• G11B7/00Recording or reproducing by optical means, e.g. recording using a thermal beam of optical radiation by modifying optical properties or the physical structure, reproducing using an optical beam at lower power by sensing optical properties; Record carriers therefor
    • G11B7/004Recording, reproducing or erasing methods; Read, write or erase circuits therefor
    • G11B7/0045Recording
    • G11B7/00454Recording involving phase-change effects
    • GPHYSICS
    • G11INFORMATION STORAGE
    • G11BINFORMATION STORAGE BASED ON RELATIVE MOVEMENT BETWEEN RECORD CARRIER AND TRANSDUCER
    • G11B7/00Recording or reproducing by optical means, e.g. recording using a thermal beam of optical radiation by modifying optical properties or the physical structure, reproducing using an optical beam at lower power by sensing optical properties; Record carriers therefor
    • G11B7/007Arrangement of the information on the record carrier, e.g. form of tracks, actual track shape, e.g. wobbled, or cross-section, e.g. v-shaped; Sequential information structures, e.g. sectoring or header formats within a track
    • G11B7/00736Auxiliary data, e.g. lead-in, lead-out, Power Calibration Area [PCA], Burst Cutting Area [BCA], control information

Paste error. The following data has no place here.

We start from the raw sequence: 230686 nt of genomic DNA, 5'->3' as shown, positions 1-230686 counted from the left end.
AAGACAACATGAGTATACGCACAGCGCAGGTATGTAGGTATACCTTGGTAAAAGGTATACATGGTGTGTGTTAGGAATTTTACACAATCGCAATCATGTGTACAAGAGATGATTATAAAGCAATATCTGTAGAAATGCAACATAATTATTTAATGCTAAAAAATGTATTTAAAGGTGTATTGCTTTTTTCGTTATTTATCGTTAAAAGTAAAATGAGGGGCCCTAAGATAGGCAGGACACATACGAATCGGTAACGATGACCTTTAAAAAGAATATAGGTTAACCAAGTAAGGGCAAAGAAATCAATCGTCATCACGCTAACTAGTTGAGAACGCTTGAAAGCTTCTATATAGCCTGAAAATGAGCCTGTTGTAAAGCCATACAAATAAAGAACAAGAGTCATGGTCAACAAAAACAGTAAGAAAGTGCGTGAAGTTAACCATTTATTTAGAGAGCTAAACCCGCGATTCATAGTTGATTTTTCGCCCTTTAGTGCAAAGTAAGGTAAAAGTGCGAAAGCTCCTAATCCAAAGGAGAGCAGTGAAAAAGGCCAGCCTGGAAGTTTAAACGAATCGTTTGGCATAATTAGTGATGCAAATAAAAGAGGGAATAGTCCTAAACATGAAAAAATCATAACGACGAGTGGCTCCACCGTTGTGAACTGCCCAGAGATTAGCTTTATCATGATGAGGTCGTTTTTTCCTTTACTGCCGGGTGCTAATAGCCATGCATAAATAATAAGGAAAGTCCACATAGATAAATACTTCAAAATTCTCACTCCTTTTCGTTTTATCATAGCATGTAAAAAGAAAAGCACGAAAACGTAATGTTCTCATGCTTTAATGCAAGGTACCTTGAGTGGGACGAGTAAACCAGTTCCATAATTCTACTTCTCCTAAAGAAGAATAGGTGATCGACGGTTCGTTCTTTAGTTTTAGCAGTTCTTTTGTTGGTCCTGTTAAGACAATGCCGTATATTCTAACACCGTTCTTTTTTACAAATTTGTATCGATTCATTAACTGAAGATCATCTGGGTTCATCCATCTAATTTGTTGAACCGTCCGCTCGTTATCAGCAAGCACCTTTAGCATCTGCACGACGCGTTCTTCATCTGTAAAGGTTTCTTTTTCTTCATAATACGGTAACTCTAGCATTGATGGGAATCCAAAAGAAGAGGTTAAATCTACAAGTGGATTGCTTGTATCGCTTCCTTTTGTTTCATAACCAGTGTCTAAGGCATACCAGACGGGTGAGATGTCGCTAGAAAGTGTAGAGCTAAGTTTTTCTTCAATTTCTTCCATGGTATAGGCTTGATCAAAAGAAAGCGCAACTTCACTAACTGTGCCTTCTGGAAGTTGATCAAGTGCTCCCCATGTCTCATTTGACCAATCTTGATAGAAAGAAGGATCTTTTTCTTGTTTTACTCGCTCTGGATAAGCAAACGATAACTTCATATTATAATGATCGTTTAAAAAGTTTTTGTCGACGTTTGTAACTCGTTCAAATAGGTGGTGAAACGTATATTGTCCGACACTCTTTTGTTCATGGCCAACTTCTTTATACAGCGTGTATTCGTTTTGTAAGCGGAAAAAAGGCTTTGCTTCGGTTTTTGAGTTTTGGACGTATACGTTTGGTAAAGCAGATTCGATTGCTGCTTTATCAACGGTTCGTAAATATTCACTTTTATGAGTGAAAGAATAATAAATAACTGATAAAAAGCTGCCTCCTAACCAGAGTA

• GPHYSICS
    • G11INFORMATION STORAGE
    • G11BINFORMATION STORAGE BASED ON RELATIVE MOVEMENT BETWEEN RECORD CARRIER AND TRANSDUCER
    • G11B7/00Recording or reproducing by optical means, e.g. recording using a thermal beam of optical radiation by modifying optical properties or the physical structure, reproducing using an optical beam at lower power by sensing optical properties; Record carriers therefor
    • G11B7/24Record carriers characterised by shape, structure or physical properties, or by the selection of the material
    • G11B7/2403Layers; Shape, structure or physical properties thereof
    • G11B7/24035Recording layers
    • G11B7/24038Multiple laminated recording layers

Abstract